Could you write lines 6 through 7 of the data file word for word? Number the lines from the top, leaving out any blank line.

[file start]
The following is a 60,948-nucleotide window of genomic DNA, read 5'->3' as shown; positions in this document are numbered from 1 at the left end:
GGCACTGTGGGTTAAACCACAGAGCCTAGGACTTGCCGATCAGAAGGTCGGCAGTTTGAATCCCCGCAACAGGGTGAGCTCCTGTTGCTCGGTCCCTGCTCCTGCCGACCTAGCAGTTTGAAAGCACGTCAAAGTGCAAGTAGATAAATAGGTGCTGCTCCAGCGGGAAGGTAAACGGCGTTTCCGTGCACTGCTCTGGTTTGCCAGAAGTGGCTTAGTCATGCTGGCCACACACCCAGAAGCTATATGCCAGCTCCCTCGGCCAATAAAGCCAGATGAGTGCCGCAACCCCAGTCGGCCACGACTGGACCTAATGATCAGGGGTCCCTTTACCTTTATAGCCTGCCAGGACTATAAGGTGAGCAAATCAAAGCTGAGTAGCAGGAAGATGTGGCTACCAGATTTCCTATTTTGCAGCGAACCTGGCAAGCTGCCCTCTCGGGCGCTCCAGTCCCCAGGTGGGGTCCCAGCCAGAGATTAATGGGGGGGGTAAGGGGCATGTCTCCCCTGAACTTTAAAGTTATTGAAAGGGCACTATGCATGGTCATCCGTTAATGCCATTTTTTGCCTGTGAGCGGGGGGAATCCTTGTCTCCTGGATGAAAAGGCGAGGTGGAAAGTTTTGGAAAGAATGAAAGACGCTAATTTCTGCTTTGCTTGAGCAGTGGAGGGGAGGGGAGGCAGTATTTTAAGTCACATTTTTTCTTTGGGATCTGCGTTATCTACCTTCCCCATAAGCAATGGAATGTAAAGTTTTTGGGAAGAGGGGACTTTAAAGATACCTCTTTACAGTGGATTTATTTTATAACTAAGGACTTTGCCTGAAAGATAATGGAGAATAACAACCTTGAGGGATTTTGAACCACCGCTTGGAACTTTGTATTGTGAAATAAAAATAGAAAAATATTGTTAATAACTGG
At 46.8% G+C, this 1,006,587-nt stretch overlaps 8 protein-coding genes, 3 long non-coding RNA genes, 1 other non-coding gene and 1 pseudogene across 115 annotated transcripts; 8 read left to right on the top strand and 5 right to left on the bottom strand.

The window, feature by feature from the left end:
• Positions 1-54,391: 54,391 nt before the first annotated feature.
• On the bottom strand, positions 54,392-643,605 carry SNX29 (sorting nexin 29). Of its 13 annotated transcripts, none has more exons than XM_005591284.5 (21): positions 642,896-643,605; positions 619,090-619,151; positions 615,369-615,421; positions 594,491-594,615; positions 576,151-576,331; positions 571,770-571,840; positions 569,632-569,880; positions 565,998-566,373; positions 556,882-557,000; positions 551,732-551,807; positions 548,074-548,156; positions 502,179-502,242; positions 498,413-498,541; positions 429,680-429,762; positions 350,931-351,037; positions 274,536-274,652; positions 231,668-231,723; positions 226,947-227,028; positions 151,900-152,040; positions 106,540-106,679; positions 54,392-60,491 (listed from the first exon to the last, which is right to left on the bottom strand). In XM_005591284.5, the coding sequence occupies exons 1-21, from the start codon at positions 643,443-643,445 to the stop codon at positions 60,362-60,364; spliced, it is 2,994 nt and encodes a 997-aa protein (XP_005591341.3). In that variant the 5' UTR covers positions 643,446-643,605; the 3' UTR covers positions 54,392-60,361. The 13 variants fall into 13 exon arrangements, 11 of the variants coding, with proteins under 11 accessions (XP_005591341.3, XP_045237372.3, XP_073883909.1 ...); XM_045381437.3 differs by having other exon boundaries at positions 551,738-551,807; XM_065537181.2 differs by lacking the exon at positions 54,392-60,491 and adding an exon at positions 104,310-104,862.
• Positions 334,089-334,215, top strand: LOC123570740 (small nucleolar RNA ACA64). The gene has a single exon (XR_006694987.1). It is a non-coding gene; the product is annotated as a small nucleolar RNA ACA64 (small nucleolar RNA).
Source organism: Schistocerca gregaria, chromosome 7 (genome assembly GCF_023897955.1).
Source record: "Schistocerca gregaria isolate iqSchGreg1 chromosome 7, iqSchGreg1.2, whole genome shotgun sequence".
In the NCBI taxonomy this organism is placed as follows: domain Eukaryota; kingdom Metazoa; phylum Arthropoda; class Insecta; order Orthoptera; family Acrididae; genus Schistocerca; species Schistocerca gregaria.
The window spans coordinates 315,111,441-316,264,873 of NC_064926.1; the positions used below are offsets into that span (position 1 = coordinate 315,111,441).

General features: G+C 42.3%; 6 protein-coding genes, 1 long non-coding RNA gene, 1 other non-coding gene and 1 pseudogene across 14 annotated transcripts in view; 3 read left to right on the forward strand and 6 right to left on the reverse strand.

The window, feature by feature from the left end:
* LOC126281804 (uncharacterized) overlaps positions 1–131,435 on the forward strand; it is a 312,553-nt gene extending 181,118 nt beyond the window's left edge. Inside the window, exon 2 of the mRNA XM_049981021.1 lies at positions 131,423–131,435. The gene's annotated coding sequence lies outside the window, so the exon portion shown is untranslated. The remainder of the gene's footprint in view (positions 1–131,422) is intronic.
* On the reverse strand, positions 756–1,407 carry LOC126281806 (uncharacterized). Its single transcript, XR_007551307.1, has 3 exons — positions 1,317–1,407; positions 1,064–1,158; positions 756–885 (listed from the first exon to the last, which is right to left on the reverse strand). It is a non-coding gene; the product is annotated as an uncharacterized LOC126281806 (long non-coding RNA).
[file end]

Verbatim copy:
• On the bottom strand, positions 54,392-643,605 carry SNX29 (sorting nexin 29). Of its 13 annotated transcripts, none has more exons than XM_005591284.5 (21): positions 642,896-643,605; positions 619,090-619,151; positions 615,369-615,421; positions 594,491-594,615; positions 576,151-576,331; positions 571,770-571,840; positions 569,632-569,880; positions 565,998-566,373; positions 556,882-557,000; positions 551,732-551,807; positions 548,074-548,156; positions 502,179-502,242; positions 498,413-498,541; positions 429,680-429,762; positions 350,931-351,037; positions 274,536-274,652; positions 231,668-231,723; positions 226,947-227,028; positions 151,900-152,040; positions 106,540-106,679; positions 54,392-60,491 (listed from the first exon to the last, which is right to left on the bottom strand). In XM_005591284.5, the coding sequence occupies exons 1-21, from the start codon at positions 643,443-643,445 to the stop codon at positions 60,362-60,364; spliced, it is 2,994 nt and encodes a 997-aa protein (XP_005591341.3). In that variant the 5' UTR covers positions 643,446-643,605; the 3' UTR covers positions 54,392-60,361. The 13 variants fall into 13 exon arrangements, 11 of the variants coding, with proteins under 11 accessions (XP_005591341.3, XP_045237372.3, XP_073883909.1 ...); XM_045381437.3 differs by having other exon boundaries at positions 551,738-551,807; XM_065537181.2 differs by lacking the exon at positions 54,392-60,491 and adding an exon at positions 104,310-104,862.
• Positions 334,089-334,215, top strand: LOC123570740 (small nucleolar RNA ACA64). The gene has a single exon (XR_006694987.1). It is a non-coding gene; the product is annotated as a small nucleolar RNA ACA64 (small nucleolar RNA).